By the Coming of Titus

By the Coming of Titus

by Edwin L. Crozier


If you’re like me, you tend to skim through Paul’s statements about travels and travelling companions. “Oh, neat, Titus travelled there, Luke travelled here. Good, good, can we get back to the doctrinal and theological meat?” It is no wonder I missed the profound statement that gives us good insight in II Corinthians 7:6.

“But God, who comforts the downcast, comforted us by the coming of Titus” (ESV).

Multiple times in Scripture, the authors simply say God did something without telling us how. In II Corinthians 1:3-4, Paul simply calls God “the Father of mercies and God of all comfort, who comforts us in all our afflictions” (ESV). However II Corinthians 7:6 tells us how God did it. God comforted Paul by the coming of Titus. Consider 4 insights to the working of God from this simple statement.

  1. God uses instruments.

When we say, “George chopped down the cherry tree,” do we assume he did it with his own hands? Or do we assume he used an instrument? All too often, we read in Scripture that God did something—comforted, put it on the heart, led, enlightened, etc.—and assume this means God supernaturally acted in some way. However, God uses instruments as well. In this case, God used Titus as His instrument of comfort.

  1. It is no less God doing the work.

When we are told George chopped down the cherry tree with a chainsaw, do we respond, “Then George didn’t chop down the cherry tree, the chainsaw did”? Of course not. Though Titus was the instrument, God was the wielder. Though it was Titus’s message about the Corinthians that comforted Paul in his present affliction, he knew God was actually the author of his comfort.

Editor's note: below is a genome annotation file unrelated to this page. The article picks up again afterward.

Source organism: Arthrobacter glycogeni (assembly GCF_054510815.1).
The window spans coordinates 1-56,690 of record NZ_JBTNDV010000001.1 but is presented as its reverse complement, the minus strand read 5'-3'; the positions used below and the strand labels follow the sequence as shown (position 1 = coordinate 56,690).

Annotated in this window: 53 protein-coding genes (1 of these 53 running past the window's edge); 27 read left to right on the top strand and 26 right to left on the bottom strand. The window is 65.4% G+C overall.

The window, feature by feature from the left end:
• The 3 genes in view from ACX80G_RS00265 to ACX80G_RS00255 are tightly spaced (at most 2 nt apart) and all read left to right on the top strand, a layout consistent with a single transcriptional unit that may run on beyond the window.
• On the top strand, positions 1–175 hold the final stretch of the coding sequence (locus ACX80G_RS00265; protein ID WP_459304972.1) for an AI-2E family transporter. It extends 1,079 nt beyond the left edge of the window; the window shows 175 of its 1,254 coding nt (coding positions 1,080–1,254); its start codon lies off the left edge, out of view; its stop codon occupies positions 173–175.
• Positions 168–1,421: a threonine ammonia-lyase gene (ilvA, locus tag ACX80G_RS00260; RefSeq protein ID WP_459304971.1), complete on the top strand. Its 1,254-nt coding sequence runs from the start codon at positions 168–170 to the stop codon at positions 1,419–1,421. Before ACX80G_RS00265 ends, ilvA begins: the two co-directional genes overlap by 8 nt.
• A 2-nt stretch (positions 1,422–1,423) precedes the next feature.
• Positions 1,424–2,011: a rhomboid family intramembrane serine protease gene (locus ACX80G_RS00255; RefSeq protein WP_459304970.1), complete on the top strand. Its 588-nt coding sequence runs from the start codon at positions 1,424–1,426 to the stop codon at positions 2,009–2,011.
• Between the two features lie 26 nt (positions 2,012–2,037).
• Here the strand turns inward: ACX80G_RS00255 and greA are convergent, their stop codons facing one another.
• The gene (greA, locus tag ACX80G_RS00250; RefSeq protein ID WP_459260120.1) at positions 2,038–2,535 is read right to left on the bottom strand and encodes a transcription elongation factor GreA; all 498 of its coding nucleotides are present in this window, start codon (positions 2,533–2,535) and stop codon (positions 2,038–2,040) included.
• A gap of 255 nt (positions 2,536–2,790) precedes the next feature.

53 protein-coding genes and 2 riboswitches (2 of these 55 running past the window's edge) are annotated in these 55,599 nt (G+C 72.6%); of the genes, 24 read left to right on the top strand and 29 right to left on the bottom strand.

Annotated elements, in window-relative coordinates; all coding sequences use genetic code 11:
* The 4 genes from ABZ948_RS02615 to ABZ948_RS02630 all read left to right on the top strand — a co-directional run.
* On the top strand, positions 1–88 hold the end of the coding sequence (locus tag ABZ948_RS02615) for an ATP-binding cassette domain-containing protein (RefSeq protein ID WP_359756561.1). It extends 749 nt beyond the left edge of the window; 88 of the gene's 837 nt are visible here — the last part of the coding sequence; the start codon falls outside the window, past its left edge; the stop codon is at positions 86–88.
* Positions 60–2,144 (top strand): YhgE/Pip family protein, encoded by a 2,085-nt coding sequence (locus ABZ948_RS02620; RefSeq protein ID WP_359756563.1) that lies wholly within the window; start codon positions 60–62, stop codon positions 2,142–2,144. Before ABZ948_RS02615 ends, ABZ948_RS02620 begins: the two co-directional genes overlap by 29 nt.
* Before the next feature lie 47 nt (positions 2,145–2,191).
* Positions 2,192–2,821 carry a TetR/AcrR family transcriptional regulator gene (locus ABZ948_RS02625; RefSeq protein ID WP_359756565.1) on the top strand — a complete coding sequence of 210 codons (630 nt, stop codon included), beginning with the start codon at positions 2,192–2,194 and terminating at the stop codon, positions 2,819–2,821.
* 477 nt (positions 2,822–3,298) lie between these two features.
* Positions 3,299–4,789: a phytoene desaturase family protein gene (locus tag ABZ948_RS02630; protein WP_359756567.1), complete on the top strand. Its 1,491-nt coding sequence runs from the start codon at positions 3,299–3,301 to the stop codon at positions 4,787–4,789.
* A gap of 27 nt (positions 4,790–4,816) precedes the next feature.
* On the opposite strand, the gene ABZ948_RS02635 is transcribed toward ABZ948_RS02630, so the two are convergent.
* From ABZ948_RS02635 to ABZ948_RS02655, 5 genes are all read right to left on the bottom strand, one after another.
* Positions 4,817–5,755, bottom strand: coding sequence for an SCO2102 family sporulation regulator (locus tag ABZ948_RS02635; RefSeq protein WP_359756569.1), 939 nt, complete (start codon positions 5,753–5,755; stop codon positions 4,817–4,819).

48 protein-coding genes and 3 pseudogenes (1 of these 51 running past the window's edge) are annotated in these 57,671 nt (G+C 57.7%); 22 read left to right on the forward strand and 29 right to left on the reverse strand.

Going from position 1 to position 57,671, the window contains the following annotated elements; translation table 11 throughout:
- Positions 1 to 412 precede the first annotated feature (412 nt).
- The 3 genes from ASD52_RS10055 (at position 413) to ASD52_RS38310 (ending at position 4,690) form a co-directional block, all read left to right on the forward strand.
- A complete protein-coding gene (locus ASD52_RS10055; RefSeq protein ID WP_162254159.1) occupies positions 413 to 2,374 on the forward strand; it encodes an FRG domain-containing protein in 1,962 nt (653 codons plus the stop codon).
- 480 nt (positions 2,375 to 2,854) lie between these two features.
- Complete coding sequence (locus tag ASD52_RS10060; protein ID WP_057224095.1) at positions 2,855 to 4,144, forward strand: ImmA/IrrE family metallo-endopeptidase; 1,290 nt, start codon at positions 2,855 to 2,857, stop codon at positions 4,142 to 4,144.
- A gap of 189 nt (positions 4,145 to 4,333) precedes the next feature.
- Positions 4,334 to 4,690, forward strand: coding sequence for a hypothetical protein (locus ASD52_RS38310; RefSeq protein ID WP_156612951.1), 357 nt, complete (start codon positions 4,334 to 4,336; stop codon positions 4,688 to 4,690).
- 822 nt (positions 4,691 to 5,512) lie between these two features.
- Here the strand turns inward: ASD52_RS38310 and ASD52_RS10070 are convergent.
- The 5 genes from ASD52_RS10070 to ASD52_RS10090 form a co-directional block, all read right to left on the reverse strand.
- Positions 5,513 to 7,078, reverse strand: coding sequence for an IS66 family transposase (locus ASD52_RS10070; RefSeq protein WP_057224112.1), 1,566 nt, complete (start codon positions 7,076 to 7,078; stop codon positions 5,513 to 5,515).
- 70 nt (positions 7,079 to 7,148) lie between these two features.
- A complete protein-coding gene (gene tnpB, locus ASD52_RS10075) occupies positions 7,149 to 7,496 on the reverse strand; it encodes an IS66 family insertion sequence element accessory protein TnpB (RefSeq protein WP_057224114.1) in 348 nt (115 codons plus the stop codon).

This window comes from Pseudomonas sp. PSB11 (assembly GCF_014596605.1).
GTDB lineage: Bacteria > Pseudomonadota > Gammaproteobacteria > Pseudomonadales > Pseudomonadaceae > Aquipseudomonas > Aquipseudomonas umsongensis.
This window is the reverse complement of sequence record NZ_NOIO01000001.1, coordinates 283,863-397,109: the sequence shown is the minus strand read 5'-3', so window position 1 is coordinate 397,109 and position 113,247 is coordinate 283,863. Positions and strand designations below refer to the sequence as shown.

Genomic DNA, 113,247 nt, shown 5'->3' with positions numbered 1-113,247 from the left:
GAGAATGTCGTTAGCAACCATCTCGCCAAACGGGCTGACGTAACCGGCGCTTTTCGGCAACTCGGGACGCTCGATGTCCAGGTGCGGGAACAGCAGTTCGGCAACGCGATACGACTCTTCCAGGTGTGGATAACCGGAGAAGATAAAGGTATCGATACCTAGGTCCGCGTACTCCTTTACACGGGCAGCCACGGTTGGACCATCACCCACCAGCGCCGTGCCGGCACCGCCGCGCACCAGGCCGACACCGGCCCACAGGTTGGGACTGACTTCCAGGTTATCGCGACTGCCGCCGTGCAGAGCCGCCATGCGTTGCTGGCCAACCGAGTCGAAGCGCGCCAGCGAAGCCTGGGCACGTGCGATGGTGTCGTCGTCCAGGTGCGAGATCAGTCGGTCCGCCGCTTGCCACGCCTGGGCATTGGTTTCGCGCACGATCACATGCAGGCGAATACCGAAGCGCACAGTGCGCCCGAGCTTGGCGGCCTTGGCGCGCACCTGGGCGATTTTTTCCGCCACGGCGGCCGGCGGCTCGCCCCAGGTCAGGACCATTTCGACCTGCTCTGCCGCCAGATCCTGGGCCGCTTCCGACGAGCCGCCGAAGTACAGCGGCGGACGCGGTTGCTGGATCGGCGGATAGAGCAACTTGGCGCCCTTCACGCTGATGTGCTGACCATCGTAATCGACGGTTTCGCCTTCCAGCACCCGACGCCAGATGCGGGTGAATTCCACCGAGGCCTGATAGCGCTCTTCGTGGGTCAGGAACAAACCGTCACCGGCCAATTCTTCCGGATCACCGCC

1. Give God His due credit.

When George chopped down the cherry tree with the chainsaw because we hired him to, we don’t pay the chainsaw; we pay George. In like manner, we need to be willing to give God credit. “Every good gift and every perfect gift is from above, coming down from the Father of lights…” (James 1:17, ESV). We must not be ashamed to speak of God working in our lives. I have had a fear of attributing to God good credit due His name simply because I didn’t have a specific passage that said God did something. Did God specifically tell Paul the comfort through Titus was really His? Or did Paul simply know God is the God of all comfort so when Titus comforted him, he knew it was ultimately from God? Though I see the instruments God uses, I should be happy to give God credit for the provision.

  1. Don’t be ashamed to ask about God’s instruments.

When someone says, “George chopped down the cherry tree,” we are not at all ashamed to follow up by asking, “With what?” Yet, for some reason some people think asking about God’s instruments is somehow less spiritual. When we read that God does something, we need to ask how He does it and what tools He uses. Then we need to search the Scriptures for answers. This is not less spiritual or less faithful. Sometimes we may discover the answer is God does it directly and supernaturally. Other times we will find He uses instruments that we need to make use of. In either case, we should not be ashamed to ask about God’s instruments.

God comforted Paul by the coming of Titus. I’m glad He did.